Mozambique’s Ports and Railway Company, CFM will need at least $8 million to restore rail traffic along the Sena line, between the Moatize coal basin in Tete province and the central Mozambican port of Beira, which was interrupted after floods on the Zambezi river washed away ballast on vast parts of the line.
Transport and Communications Minister Paulo Zucula late on Sunday blamed the India Firm, Rites and Icon, which last year lost a government contract to repair the line after repeated delays to repair the 665km rail stretch, a key infrastructure for multinational firms which are pouring billions of dollars to tap vast deposits of unexplored coal reserves.
"It’s true that the fluvial waters played an adverse role, but the last company to repair the track did a bad job in overlooking the drainage system, now the CFM will have to fork out at least $8 million to repair the damaged parts", Zucula told reporters after visiting the line late on Sunday.
Ballast on the line completely disappeared from a 15 meter stretch of line between the Messito and Doa rail stations in Tete.
The Portuguese contractor Mota-Engil, involved in the current upgrading of the Sena line, is preparing to erect a small bridge in the critical area to allow traffic to resume as soon as possible.
There is an average of 12 trains a day along the line, and the main cargo is coal-mined by the companies Vale and Rio Tinto.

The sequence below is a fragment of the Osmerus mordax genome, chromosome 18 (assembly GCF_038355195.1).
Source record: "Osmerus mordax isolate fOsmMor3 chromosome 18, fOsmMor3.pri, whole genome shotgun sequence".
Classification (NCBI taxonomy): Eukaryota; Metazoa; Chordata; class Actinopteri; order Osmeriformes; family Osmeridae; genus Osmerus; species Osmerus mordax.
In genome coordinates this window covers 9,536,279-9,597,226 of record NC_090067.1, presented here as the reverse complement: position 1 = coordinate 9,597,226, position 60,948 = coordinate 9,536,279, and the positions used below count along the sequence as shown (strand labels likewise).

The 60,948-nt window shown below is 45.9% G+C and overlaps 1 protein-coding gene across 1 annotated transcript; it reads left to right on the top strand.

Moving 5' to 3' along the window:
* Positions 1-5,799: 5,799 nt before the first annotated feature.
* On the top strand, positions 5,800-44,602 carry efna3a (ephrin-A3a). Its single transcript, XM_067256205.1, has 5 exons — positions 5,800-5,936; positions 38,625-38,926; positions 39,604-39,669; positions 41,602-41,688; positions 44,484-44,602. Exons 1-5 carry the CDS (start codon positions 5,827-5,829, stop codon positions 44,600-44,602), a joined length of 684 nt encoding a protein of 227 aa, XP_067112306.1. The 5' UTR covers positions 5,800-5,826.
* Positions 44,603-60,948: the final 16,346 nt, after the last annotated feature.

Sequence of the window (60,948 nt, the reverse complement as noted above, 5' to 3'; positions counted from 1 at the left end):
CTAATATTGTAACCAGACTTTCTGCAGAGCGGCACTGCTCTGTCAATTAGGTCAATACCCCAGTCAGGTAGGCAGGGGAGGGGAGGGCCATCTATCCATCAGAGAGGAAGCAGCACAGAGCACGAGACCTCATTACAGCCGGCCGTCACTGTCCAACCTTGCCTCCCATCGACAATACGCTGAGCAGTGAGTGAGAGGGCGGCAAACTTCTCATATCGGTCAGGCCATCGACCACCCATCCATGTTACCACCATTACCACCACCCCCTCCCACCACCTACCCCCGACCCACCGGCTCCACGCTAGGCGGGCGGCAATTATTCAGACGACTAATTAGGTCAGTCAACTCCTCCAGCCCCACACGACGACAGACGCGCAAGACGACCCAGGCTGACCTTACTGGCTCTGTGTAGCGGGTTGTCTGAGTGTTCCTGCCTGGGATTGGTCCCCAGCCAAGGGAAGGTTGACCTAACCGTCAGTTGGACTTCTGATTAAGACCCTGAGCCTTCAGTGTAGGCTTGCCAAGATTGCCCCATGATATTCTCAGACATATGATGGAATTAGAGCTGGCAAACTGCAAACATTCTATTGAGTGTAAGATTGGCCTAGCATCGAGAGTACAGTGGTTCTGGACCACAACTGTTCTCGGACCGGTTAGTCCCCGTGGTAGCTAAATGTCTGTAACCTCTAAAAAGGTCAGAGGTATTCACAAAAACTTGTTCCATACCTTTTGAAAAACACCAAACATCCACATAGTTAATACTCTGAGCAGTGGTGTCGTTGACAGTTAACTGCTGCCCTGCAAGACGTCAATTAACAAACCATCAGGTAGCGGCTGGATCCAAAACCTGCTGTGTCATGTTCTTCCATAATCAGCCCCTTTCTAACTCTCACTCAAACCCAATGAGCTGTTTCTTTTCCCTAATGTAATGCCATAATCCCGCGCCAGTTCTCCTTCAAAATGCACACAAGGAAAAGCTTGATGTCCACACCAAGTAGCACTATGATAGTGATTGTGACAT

The interruption of rail traffic is a serious blow to the mining companies whom are pouring billions of dollars to tap vast coal deposits, and demonstrates how fragile the mining logistics are.
In theory, the Sena line can handle six million tons of cargo a year, but the mining companies’ forecasts are for exports on a much larger scale.
The current upgrading work may bring the total capacity of the Sena line to 20 million tons a year, but the delays in completing this work has led Vale to cut back its export forecasts.
Brazil´s Vale hopes to free itself from dependence on the Sena line by building a new railway across southern Malawi that will connect with Mozambique’s existing northern line, and carry the coal to the port of Nacala.
Vale and Anglo-Australian company Rio Tinto are the multinational companies most affected by the stoppage, as they already produce and export coal in Tete.
The two companies this week suspended operations in what they described as force majeure, following the inability to fulfill their contract terms to supply coal mined in Mozambique’s Tete province.
The Sena railroad had come to a standstill due to derailments and torrential rains that have washed away parts of the line and small bridges.
This has meant that Vale Moçambique has been unable to transport around 250,000 tons of coal in the past few weeks.
Source African Press Agency
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